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Lot Essay

Decorated with enchanting Chinoiserie scenes in Roentgen's trademark marquetry à la mosaïque and mounted with jewel-like ormolu mounts this splendid roll-top desk is a superb example of Roentgen's work at the height of his career. The elegant form, inspired by Parisian models of the new Louis XVI style, serves as the perfect vehicle for the display of the splendid marquetry for which Roentgen was rightly celebrated across Europe, and is highlighted and framed by the exquisite mounts, which were almost certainly supplied by the Parisian maître-doreur François Rémond, underlining the international standing of this magnificent piece. This bureau is a demonstration of European ébénisterie at the highest possible level and the inlaid monogram 'DR', beneath the keyhole, indicates that Roentgen himself must have considered this a work worthy of bearing his signature.


ROENTGEN'S CAREER IN THE 1770s

In 1772 David Roentgen took full command of the Neuwied cabinet-making workshop that had been set up by his father Abraham (1711-1793) in the 1740s and concentrated on expanding his business and conquering Europe in an unprecedented campaign. His first great international patron was Charles, Duke of Lorraine (1712-1780), Governor of the Austrian Netherlands, brother of the Emperor Francis I who was married to Maria Theresia, and uncle of, among many other Princes and Princesses, Queen Marie-Antoinette. Charles of Lorraine spurred Roentgen on with spectacular commissions, allowing his ambition to expand almost without bounds (R. Baarsen and L. de Ren, 'Ébénisterie at the court of Charles of Lorraine', in The Burlington Magazine 147 (2005), pp. 95-96, figs. 22-24). In 1774 Roentgen visited Paris to acquaint himself with the latest developments in the European capital of taste and fashion. It may have been Charles of Lorraine who procured for him the highly coveted entry to the French court during his second visit to Paris, in 1779, when he sold several pieces of furniture both to King Louis XVI and to Marie-Antoinette who rewarded his efforts with the courtesy title of ébéniste-mécanicien de la Reine (H. Huth, Roentgen furniture, Abraham and David Roentgen: European Cabinet-Makers, London and New York, 1974, pp. 16-19). One of the pieces he sold to the Queen was a roll-top desk that is closely related to the present piece, though with a different superstructure. Marie-Antoinette presented it to Pope Pius IV Braschi and it is now in the Kunstgewerbemuseum in Berlin (Huth, op. cit., figs. 55-59; Fabian, op. cit., 1996, no. 231).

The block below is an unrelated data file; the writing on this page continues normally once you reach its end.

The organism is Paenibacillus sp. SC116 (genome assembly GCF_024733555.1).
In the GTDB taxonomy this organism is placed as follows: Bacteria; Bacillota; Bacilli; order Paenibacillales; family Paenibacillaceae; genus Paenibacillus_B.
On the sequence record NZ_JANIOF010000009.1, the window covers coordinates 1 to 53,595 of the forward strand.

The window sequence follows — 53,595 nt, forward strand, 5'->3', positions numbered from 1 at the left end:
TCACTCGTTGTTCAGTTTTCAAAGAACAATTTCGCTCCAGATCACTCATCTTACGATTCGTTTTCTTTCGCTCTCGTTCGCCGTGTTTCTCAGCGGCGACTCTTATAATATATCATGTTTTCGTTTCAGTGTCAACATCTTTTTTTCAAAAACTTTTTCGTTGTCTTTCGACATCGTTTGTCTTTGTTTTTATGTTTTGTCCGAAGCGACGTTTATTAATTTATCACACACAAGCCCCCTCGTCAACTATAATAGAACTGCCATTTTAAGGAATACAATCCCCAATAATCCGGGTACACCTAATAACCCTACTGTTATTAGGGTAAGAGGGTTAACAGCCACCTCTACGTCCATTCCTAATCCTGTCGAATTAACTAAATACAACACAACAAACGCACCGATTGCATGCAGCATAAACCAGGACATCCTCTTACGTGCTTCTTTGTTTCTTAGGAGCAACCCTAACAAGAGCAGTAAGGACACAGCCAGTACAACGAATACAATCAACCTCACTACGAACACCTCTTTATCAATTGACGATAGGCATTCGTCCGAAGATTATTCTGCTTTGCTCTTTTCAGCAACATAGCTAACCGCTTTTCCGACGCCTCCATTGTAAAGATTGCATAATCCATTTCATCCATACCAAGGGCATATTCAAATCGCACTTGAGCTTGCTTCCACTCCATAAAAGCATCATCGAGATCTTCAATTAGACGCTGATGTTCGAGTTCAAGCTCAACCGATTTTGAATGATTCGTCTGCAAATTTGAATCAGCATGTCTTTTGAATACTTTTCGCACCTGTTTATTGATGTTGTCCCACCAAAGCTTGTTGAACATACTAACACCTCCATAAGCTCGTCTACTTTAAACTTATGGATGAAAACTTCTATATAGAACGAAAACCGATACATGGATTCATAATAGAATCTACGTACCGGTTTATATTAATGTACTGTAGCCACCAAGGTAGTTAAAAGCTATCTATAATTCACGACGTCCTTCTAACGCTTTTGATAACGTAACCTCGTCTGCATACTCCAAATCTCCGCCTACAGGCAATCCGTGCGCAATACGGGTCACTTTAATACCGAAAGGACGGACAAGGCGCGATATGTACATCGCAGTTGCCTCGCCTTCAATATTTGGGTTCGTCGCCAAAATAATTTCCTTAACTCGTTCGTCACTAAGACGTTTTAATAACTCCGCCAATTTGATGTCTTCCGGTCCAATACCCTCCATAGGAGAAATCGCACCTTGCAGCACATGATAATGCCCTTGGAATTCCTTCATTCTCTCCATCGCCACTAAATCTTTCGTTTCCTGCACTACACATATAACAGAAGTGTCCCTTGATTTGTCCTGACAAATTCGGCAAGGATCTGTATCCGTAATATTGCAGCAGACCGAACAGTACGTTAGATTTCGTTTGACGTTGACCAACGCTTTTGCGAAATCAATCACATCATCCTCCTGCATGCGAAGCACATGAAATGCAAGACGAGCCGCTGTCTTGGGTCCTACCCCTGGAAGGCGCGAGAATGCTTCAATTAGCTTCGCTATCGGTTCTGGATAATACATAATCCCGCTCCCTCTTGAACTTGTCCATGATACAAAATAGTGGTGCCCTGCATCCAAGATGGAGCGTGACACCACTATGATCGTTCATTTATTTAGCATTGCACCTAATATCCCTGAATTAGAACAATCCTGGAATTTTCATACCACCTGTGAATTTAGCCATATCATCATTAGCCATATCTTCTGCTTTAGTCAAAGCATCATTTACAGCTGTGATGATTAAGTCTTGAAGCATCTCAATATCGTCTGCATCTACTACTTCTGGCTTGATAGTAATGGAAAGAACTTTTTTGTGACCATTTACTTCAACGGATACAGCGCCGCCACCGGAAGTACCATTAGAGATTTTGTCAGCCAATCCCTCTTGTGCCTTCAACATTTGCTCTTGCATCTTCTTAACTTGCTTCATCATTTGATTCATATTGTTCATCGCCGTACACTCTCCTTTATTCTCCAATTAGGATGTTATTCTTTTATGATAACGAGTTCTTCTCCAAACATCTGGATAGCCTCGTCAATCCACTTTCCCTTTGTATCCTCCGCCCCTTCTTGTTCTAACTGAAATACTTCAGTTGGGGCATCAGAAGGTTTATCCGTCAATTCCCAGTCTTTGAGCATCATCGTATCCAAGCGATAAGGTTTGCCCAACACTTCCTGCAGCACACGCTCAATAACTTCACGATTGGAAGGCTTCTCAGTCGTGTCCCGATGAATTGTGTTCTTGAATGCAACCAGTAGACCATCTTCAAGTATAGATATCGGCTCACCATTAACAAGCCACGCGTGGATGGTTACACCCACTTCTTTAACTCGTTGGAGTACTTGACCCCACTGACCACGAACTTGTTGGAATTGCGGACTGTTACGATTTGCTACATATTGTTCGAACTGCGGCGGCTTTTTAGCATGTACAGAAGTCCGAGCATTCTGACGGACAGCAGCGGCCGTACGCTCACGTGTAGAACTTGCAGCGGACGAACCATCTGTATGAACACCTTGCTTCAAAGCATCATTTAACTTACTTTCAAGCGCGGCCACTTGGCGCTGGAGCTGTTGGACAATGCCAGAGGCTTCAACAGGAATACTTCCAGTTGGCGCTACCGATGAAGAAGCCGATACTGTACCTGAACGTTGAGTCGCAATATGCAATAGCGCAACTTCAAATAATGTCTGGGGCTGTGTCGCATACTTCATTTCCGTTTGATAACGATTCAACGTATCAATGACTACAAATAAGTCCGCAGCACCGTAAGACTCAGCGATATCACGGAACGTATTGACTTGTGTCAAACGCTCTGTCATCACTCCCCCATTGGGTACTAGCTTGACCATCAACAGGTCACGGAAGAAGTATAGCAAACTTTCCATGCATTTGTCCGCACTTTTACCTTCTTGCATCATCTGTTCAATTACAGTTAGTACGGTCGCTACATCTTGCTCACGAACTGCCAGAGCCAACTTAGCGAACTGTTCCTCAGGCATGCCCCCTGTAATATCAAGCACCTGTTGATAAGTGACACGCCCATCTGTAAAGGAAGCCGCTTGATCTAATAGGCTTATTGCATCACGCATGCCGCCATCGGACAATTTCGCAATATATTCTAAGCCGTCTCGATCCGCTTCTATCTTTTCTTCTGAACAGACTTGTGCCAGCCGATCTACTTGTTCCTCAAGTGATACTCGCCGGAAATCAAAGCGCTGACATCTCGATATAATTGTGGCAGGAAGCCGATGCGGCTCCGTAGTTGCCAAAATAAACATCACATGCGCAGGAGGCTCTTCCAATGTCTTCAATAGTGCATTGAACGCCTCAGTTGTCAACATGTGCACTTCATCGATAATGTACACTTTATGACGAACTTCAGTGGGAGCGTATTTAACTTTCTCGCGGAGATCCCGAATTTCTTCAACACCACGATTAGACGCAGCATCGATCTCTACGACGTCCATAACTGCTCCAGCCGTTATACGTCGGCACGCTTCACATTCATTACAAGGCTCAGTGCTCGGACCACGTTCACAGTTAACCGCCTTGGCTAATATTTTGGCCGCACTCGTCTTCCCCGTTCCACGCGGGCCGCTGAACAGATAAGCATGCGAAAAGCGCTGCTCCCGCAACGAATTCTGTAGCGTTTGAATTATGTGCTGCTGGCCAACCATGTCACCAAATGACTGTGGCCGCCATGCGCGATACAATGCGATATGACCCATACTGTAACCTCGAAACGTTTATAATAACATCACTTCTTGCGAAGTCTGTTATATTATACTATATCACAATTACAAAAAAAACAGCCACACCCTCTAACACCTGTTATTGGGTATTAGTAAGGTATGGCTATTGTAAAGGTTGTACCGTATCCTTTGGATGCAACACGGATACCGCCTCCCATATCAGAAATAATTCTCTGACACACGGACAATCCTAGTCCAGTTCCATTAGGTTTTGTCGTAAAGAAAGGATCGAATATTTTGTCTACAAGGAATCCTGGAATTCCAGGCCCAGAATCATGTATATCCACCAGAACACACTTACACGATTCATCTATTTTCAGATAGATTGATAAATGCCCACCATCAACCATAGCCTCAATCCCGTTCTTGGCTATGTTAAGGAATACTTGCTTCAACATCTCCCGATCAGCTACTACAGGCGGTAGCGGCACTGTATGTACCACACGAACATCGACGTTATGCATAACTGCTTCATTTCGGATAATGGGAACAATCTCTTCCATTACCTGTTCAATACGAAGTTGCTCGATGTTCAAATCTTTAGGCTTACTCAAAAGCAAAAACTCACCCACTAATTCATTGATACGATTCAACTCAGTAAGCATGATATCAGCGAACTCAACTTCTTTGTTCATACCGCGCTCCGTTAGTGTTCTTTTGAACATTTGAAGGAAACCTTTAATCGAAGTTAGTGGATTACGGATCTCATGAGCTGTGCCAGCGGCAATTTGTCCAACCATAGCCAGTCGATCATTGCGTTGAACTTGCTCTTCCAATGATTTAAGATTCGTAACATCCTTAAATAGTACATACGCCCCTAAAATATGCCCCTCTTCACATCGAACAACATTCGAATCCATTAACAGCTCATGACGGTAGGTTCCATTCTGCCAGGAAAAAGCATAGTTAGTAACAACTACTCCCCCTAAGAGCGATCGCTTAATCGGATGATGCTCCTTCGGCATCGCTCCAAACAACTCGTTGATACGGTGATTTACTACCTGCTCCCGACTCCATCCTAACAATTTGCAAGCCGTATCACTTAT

CHINOISERIE MARQUETRY À LA MOSAÏQUE

One of the chief glories of Roentgen's furniture of the 1770s is his unique marquetry à la mosaïque, whereby no pieces of wood were scorched in hot sand to achieve the effect of shading, and no engraving was employed, but the full design was executed as a mosaic of small pieces of wood, like an intricate jigsaw puzzle. Roentgen first mentions this technique in describing a bureau that was offered as the first prize in a lottery of the firm's furniture organized in Hamburg in 1768 and it is interesting to note that this desk was already decorated with Chinoiserie scenes. A slightly later bureau of circa 1771-72, an early form of roll-top desk made for the Margrave of Baden, demonstrates that by that time Roentgen had elaborated a highly sophisticated repertory of Chinoiserie scenes that he was to employ over and over again. They appear mainly to have been derived from engravings by the French artist Jean Pillement (1728-1803) as well as those of the Augsburg engraver Martin Engelbrecht (1684-1756). After 1775, the Chinoiserie scenes become more precise and gain a recognizably neo-classical equilibrium, as demonstrated on the present desk.